Calgary

WestJet to suspend international flights

WestJet Airlines says it will suspend all international flights, including to the U.S., for 30 days, beginning this Sunday March 22.

Airline will focus on rescue flights in partnership with Canada's government

WestJet is suspending all international flights for 30 days, effective March 22. (Darryl Dyck/The Canadian Press)

WestJet Airlines says it will suspend all international flights — including to the U.S — for 30 days, beginning this Sunday March 22.

The final commercially-scheduled, Canada-bound flights taking off from international destinations will leave by 11:59 p.m., local time, that night. After that, the airline said it will operate rescue and repatriation flights in partnership with the Canadian government.

As of Monday night, when the announcement was made, tickets were no longer available for sale for the 30-day period after March 22.

The Calgary-based airline said the goal is to stop sending Canadians out of the country and focus on bringing them home.

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The decision came in response to Prime Minister Justin Trudeau's Monday appeal to Canadians overseas to return home. Over the weekend, Global Affairs Canada also urged Canadians abroad to return while they have the chance because countries around the world are imposing ever-tighter travel restrictions.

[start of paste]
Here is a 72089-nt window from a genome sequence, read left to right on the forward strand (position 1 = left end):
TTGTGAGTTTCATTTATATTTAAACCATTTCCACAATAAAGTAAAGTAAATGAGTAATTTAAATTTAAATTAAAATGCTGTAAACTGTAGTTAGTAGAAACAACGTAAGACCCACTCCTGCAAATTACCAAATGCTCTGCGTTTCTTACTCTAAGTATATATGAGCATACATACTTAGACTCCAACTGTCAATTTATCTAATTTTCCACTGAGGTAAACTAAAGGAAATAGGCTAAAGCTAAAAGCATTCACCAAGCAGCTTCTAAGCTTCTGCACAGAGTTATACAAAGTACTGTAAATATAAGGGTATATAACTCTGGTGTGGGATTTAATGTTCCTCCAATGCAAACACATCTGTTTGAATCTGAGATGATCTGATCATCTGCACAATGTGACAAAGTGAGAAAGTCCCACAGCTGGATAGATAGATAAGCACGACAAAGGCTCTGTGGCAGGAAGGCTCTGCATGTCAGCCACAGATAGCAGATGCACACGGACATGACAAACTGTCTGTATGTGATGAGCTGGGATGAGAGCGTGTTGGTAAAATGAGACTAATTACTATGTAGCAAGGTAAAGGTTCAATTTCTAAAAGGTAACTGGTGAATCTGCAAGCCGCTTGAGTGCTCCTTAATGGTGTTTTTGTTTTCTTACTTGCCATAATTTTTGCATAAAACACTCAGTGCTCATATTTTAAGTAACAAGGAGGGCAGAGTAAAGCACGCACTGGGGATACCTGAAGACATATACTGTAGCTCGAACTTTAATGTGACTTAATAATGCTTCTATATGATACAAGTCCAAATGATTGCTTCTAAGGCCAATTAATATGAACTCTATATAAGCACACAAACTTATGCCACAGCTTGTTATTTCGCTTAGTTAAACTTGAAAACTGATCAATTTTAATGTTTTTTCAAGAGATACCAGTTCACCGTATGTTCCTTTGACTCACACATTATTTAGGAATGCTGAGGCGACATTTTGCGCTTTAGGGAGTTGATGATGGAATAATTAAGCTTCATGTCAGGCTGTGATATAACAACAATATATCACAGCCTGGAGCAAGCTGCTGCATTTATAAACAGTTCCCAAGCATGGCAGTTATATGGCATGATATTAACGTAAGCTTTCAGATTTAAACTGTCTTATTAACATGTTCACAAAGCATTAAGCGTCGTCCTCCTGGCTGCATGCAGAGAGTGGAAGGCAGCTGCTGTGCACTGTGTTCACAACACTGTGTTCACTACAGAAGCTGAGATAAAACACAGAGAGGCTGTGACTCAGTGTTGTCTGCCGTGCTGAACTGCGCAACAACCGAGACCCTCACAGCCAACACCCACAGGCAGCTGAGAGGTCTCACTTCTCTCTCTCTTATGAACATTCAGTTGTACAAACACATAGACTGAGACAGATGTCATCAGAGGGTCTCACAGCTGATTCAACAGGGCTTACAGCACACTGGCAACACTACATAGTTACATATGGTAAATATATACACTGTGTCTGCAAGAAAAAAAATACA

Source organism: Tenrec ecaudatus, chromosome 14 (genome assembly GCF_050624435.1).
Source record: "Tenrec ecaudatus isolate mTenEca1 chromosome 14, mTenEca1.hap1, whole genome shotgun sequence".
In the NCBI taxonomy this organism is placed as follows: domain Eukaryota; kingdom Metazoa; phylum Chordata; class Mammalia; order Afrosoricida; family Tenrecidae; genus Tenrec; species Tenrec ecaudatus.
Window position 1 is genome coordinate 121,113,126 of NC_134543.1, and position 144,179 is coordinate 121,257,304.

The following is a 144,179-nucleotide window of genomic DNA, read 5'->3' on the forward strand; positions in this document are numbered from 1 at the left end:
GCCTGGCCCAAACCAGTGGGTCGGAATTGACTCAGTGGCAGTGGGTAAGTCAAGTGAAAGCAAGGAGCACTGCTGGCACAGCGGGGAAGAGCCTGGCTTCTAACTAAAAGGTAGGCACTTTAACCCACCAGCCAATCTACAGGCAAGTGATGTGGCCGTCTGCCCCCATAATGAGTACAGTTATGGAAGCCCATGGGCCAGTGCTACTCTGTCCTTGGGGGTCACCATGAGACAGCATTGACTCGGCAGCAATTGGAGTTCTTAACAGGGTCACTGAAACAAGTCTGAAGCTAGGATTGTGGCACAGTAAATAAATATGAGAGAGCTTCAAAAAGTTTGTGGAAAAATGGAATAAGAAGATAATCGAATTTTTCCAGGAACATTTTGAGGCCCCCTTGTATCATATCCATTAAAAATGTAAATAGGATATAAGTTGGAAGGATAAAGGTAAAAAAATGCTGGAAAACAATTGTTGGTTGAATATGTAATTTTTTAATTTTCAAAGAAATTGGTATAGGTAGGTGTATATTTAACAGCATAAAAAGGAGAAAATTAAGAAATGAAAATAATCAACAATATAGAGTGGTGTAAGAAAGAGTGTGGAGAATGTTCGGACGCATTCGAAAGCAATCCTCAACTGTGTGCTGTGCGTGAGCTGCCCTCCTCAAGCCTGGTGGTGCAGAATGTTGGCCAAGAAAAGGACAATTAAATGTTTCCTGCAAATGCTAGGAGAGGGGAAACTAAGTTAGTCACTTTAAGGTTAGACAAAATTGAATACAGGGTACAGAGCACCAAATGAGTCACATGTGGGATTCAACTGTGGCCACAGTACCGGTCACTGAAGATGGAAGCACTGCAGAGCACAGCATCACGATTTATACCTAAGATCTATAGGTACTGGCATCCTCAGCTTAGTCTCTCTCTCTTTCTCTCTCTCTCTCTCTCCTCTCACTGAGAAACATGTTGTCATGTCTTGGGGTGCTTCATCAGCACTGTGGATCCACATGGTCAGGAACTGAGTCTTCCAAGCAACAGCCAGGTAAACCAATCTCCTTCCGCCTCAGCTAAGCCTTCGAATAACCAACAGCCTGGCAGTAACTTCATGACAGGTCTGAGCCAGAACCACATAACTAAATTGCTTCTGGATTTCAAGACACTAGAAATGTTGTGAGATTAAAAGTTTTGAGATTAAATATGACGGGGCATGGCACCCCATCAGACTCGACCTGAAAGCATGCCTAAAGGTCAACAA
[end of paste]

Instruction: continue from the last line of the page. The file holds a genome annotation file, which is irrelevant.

WestJet said it's also lowering prices on remaining seats on flights into Canada, and is reducing its domestic flight schedule by 50 per cent.

"While this is a difficult time, we now have the responsibility as a Canadian airline to bring our citizens home," CEO Ed Sims said in the statement. 

WestJet said Canadians abroad who plan to return home after March 22 should look to see if they can find an earlier return flight. If not, they should visit the Canadian government's website to register for possible repatriation.

The coronavirus pandemic has had a dramatic impact on airlines' business worldwide. The union representing WestJet flight attendants cautioned last week that it could be expecting layoffs of more than 50 per cent of its staff. 

with files from The Canadian Press

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